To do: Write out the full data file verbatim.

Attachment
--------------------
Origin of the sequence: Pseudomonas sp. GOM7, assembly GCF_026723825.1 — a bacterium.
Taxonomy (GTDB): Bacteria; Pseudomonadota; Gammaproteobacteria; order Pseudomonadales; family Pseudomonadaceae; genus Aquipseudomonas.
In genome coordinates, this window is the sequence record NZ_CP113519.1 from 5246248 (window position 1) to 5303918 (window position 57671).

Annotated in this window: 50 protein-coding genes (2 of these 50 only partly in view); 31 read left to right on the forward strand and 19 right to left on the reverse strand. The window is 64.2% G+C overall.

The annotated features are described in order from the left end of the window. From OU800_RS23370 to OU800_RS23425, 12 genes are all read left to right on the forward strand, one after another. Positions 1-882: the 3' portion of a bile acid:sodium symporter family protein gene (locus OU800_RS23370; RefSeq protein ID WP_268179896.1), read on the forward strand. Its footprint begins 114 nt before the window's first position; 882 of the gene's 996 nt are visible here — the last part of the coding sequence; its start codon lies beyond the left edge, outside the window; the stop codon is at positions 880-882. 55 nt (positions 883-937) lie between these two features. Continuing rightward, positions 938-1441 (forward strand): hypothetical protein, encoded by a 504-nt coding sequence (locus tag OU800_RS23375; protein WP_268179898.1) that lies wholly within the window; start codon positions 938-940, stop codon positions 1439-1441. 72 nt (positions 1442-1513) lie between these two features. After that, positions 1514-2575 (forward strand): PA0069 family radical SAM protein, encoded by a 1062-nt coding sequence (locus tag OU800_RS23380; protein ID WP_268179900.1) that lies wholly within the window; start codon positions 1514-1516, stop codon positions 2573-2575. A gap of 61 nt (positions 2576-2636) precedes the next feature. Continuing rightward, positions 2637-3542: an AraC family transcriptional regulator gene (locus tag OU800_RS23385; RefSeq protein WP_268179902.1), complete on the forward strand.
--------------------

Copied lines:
Origin of the sequence: Pseudomonas sp. GOM7, assembly GCF_026723825.1 — a bacterium.
Taxonomy (GTDB): Bacteria; Pseudomonadota; Gammaproteobacteria; order Pseudomonadales; family Pseudomonadaceae; genus Aquipseudomonas.
In genome coordinates, this window is the sequence record NZ_CP113519.1 from 5246248 (window position 1) to 5303918 (window position 57671).

Annotated in this window: 50 protein-coding genes (2 of these 50 only partly in view); 31 read left to right on the forward strand and 19 right to left on the reverse strand. The window is 64.2% G+C overall.

The annotated features are described in order from the left end of the window. From OU800_RS23370 to OU800_RS23425, 12 genes are all read left to right on the forward strand, one after another. Positions 1-882: the 3' portion of a bile acid:sodium symporter family protein gene (locus OU800_RS23370; RefSeq protein ID WP_268179896.1), read on the forward strand. Its footprint begins 114 nt before the window's first position; 882 of the gene's 996 nt are visible here — the last part of the coding sequence; its start codon lies beyond the left edge, outside the window; the stop codon is at positions 880-882. 55 nt (positions 883-937) lie between these two features. Continuing rightward, positions 938-1441 (forward strand): hypothetical protein, encoded by a 504-nt coding sequence (locus tag OU800_RS23375; protein WP_268179898.1) that lies wholly within the window; start codon positions 938-940, stop codon positions 1439-1441. 72 nt (positions 1442-1513) lie between these two features. After that, positions 1514-2575 (forward strand): PA0069 family radical SAM protein, encoded by a 1062-nt coding sequence (locus tag OU800_RS23380; protein ID WP_268179900.1) that lies wholly within the window; start codon positions 1514-1516, stop codon positions 2573-2575. A gap of 61 nt (positions 2576-2636) precedes the next feature. Continuing rightward, positions 2637-3542: an AraC family transcriptional regulator gene (locus tag OU800_RS23385; RefSeq protein WP_268179902.1), complete on the forward strand.